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Thomas Malory's 'Le Morte Darthur' Enlarged image
Thomas Malory's 'Le Morte Darthur'
British Library Add. MS 59678, f.35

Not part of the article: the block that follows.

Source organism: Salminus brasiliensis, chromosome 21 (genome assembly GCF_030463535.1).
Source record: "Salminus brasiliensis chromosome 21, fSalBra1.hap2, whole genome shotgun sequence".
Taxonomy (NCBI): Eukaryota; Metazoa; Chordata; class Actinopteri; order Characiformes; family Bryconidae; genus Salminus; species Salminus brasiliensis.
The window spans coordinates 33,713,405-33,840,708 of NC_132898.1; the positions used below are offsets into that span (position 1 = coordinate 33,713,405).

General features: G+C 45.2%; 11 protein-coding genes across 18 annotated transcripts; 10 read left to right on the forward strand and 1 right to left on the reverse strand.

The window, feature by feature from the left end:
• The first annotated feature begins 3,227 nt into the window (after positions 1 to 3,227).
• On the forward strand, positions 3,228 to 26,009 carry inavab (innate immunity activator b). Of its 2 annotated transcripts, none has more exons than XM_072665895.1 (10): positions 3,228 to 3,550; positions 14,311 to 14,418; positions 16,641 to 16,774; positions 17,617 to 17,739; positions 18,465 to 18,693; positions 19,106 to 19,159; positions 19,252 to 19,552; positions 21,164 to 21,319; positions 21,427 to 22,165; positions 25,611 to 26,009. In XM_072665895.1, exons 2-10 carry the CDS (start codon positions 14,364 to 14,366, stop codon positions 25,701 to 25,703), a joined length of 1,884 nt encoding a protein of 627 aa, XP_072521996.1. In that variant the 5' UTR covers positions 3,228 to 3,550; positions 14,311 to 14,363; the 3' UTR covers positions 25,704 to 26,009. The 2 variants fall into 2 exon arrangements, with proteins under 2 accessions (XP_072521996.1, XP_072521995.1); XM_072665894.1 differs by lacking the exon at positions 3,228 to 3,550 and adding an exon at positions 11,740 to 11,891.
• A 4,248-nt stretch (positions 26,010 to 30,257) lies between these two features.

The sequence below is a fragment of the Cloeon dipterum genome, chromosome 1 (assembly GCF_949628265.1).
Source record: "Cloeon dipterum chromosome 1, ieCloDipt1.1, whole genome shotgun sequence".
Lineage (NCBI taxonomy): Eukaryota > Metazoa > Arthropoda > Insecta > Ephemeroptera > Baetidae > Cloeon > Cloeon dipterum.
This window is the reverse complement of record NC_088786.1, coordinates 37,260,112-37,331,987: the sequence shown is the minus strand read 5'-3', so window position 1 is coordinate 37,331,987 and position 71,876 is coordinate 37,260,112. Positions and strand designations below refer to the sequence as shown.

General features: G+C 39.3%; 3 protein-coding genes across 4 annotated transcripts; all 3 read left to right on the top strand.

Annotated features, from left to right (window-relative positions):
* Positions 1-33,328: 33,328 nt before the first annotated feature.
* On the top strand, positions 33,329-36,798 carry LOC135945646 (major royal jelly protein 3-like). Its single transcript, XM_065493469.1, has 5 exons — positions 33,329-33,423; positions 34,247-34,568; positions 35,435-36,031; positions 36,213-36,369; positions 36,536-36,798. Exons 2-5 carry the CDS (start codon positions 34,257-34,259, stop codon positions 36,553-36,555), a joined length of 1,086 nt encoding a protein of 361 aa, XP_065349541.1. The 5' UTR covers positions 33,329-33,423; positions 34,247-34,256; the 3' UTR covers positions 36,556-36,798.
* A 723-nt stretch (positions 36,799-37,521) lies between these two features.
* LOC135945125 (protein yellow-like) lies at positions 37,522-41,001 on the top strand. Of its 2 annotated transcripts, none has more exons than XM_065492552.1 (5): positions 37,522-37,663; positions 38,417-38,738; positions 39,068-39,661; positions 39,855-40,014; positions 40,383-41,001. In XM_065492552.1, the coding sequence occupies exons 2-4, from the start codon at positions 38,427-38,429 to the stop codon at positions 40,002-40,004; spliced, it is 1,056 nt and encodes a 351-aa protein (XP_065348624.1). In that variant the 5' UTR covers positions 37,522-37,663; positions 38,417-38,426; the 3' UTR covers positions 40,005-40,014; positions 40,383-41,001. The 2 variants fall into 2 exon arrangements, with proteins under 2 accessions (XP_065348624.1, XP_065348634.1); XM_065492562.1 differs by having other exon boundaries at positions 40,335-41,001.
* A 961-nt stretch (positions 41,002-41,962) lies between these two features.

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Who was Thomas Malory? Malory led the unremarkable life of a country gentleman, attending to his judicial and social responsibilities as lord of the manor until 1450 when, for unknown reasons, he turned to a life of crime. With 26 men, he ambushed the Duke of Buckingham and tried to murder him. He stole livestock, and extorted money with menaces. He was accused of rape on two occasions. Leading a small army of 100 men, he attacked Combe Abbey, terrifying the monks and stealing their money and valuables. Malory was arrested and spent most of the 1450s in various prisons without ever coming to trial. He made his escape twice and was bailed out on two other occasions. Malory was one of a number of gang leaders who exploited the increasing breakdown of law and order across England. Central government was weak under Henry VI, who suffered from bouts of insanity. Local disorder thrived. Richard, Duke of York ruled as Regent during the illness of Henry VI, who came from the house of Lancaster. When Henry recovered in 1455, Richard was not about to relinquish power. Civil war broke out as the houses of York and Lancaster fought for the throne in the Wars of the Roses.